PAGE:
Insights from the our new Minister

12 December 2017

Jim Green

Last Thursday I had the opportunity to hear from our new Minister of Health, David Clark, as he attended the national DHBs Chairs and Chief Executives meeting in Wellington. The Minister has previously met with the Chairs and used the opportunity of the joint meeting to introduce himself to the Chief Executives, and expand further on the government’s health priorities.

First of all Minister Clark talked about his upbringing, experience in his early years and eventual move into parliament. He has had a long interest in health and actively sought out the Minister of Health role in the new government. He sees himself as a “patient advocate” and will be seeking out advice across the sector and in communities to inform the decisions he and the government need to make.

Minister Clark at the outset made particular note of his appreciation for the excellent work that has and is being done across the health sector, under difficult conditions. The government has a programme to invest more in health, particularly in primary care, and a range of initiatives out of the coalition agreement is in the process of being formed up – such as lowering the cost of access to primary care, both in Very Low-Cost Access practices – as in all Tairāwhiti practices – and for people with Community Services Cards. These actions, once developed and costed (Minister Clark is also an Associate Minister of Finance!), are being prepared for consideration as part of Budget 2018.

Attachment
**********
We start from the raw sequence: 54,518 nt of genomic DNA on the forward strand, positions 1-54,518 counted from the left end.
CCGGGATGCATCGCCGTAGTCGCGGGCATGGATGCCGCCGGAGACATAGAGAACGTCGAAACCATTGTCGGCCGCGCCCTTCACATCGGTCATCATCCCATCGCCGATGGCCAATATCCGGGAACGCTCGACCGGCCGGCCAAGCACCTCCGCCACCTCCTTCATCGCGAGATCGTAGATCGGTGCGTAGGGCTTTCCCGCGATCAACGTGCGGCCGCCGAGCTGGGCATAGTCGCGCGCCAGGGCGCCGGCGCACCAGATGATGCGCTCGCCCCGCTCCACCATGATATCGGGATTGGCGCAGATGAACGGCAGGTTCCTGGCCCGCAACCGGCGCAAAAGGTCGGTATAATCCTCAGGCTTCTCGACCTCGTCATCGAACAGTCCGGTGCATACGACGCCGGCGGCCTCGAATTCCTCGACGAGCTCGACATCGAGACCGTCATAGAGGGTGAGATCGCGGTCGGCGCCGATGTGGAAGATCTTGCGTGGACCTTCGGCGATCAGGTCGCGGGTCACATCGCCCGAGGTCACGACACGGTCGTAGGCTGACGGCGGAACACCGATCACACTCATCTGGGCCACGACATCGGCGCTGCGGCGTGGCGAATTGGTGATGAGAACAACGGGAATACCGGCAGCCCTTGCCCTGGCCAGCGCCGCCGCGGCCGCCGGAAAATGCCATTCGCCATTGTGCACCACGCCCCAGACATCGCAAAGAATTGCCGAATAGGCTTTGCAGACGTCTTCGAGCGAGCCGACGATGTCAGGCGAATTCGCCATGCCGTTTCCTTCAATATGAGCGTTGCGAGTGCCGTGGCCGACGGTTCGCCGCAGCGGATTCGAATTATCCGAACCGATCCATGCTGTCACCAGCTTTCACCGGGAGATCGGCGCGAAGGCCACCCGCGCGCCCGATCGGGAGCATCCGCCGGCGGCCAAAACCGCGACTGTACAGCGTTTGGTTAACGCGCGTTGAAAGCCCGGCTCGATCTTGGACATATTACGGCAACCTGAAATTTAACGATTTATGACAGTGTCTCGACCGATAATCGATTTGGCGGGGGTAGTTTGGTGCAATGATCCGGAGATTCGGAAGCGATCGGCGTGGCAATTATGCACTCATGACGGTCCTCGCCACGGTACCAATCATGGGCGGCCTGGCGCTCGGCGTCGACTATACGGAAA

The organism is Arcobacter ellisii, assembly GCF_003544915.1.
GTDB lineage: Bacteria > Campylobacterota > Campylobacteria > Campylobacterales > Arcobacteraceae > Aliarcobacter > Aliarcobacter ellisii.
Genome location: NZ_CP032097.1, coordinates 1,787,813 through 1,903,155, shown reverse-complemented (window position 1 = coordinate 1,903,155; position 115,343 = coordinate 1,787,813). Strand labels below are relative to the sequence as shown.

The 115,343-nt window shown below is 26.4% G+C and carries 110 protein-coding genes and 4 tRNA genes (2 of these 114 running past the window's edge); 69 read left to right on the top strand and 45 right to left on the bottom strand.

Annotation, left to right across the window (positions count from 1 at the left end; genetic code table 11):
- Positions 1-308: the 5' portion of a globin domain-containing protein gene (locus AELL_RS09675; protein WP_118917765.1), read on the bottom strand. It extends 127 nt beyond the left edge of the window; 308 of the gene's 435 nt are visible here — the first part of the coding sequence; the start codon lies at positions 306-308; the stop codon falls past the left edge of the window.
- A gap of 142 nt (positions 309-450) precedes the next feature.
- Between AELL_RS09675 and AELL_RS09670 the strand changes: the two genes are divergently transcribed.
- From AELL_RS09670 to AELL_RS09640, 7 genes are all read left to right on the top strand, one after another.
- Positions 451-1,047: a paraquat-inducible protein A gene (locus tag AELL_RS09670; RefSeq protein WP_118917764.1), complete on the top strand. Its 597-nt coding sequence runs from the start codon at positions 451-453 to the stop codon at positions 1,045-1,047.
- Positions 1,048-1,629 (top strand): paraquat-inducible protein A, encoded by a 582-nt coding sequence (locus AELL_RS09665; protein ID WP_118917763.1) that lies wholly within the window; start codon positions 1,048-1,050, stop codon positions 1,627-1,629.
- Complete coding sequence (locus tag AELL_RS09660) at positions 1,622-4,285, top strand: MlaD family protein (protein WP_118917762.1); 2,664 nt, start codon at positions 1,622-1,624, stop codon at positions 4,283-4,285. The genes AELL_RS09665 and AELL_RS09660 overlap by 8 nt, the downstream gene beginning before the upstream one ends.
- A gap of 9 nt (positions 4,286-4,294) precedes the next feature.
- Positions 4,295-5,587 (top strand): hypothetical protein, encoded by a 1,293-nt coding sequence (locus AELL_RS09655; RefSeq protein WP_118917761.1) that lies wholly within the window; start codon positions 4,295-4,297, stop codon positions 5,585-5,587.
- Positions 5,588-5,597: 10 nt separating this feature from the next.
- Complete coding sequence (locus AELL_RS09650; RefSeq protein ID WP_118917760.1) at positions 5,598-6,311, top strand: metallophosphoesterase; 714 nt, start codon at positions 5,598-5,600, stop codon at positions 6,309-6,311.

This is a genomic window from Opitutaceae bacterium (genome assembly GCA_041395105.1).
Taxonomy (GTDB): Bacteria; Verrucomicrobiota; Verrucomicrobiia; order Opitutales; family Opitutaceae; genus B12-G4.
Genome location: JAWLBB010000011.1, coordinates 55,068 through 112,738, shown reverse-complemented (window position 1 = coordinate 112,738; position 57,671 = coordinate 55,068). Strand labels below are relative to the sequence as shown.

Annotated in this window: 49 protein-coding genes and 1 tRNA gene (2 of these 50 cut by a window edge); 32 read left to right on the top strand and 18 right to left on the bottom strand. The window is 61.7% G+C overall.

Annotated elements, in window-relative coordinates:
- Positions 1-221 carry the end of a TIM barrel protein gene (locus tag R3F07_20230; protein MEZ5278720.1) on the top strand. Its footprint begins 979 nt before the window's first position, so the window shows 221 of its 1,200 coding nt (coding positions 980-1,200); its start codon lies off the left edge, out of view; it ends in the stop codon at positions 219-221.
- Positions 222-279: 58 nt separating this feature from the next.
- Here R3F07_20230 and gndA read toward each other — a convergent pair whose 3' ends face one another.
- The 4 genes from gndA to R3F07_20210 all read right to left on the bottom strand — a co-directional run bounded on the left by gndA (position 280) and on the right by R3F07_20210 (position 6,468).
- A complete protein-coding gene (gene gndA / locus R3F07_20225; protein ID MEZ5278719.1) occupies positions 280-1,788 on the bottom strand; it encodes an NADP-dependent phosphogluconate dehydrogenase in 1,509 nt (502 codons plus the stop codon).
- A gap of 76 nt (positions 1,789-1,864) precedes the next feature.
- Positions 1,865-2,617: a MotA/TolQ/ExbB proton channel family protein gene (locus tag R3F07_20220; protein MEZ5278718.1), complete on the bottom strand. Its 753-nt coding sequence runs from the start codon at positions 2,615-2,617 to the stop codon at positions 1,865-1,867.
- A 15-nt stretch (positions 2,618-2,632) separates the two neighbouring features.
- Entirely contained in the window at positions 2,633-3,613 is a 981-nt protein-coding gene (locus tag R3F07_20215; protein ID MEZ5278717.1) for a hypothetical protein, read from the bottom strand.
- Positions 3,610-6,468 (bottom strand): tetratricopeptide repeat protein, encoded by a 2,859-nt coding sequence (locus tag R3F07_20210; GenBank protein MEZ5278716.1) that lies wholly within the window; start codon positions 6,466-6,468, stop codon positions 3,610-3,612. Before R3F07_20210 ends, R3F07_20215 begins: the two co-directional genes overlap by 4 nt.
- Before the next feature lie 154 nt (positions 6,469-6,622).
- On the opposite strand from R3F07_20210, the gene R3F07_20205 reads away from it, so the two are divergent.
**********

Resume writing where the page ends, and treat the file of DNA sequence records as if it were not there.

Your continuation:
There are however two health items in the government’s 100 Day plan – which is set to be completed by February 4. These are set up of the inquiry into Mental Health, and the legalisation of Medicinal Cannabis.

The Mental Health Inquiry will have broad brief – from the antecedents of mental ill-health through to services for people. The draft Terms of Reference have been developed and consideration is being given to the members of the inquiry governance group. The legalisation of Medical Cannabis has a series of options on how the legalisation can be affected. If legislation is required it is proposed that it be passed before 4 February.

Of particular interest for us is that the Minister confirmed again that he intends visiting all DHBs very early in his time, having already begun the visits but realistic that he will need to use the early part of 2018 to get to all.

We all look forward to hearing more on the government’s programme, possibly with more announcements early in 2018.

E rua wiki ki te Kirihimete!

Jim